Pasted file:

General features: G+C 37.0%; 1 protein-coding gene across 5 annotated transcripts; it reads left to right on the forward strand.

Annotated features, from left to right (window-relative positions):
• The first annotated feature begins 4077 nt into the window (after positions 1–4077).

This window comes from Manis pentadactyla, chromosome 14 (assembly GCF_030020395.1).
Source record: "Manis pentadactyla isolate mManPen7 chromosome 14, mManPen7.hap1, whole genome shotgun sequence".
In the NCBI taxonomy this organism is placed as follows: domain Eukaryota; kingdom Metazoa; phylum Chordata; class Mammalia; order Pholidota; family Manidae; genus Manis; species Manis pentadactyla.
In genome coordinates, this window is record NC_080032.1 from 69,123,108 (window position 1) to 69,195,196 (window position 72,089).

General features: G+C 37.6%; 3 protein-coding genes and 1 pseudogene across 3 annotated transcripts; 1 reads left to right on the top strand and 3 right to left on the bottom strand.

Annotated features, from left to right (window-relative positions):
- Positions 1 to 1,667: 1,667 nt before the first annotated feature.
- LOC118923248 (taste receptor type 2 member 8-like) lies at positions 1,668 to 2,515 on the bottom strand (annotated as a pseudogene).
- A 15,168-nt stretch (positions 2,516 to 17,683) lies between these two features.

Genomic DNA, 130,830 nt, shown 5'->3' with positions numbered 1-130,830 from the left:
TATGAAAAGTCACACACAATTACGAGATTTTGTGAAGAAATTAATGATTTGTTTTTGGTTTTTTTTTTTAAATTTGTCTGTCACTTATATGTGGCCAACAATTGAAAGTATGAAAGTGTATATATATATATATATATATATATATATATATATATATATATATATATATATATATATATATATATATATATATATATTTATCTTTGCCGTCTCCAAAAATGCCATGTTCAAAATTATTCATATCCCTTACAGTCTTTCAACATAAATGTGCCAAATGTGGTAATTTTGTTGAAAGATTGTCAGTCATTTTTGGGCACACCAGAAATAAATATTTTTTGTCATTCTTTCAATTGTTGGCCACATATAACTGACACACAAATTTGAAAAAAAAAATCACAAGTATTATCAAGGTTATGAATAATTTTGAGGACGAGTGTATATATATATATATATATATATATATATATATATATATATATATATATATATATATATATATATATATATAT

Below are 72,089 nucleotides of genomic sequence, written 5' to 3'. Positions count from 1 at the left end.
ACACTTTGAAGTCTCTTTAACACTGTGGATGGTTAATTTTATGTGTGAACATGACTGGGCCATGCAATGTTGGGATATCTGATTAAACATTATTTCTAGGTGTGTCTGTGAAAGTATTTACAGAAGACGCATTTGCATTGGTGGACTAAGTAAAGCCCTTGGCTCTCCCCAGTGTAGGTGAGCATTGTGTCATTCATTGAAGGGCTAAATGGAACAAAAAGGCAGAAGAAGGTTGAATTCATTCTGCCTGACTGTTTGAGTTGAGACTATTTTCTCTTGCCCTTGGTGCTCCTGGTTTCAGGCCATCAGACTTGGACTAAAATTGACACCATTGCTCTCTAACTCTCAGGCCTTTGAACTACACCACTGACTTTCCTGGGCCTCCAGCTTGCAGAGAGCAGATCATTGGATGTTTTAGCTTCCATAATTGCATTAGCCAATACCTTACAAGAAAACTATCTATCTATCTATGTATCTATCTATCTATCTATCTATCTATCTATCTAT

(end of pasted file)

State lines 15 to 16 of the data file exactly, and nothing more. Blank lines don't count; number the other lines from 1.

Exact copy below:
Below are 72,089 nucleotides of genomic sequence, written 5' to 3'. Positions count from 1 at the left end.
ACACTTTGAAGTCTCTTTAACACTGTGGATGGTTAATTTTATGTGTGAACATGACTGGGCCATGCAATGTTGGGATATCTGATTAAACATTATTTCTAGGTGTGTCTGTGAAAGTATTTACAGAAGACGCATTTGCATTGGTGGACTAAGTAAAGCCCTTGGCTCTCCCCAGTGTAGGTGAGCATTGTGTCATTCATTGAAGGGCTAAATGGAACAAAAAGGCAGAAGAAGGTTGAATTCATTCTGCCTGACTGTTTGAGTTGAGACTATTTTCTCTTGCCCTTGGTGCTCCTGGTTTCAGGCCATCAGACTTGGACTAAAATTGACACCATTGCTCTCTAACTCTCAGGCCTTTGAACTACACCACTGACTTTCCTGGGCCTCCAGCTTGCAGAGAGCAGATCATTGGATGTTTTAGCTTCCATAATTGCATTAGCCAATACCTTACAAGAAAACTATCTATCTATCTATGTATCTATCTATCTATCTATCTATCTATCTATCTAT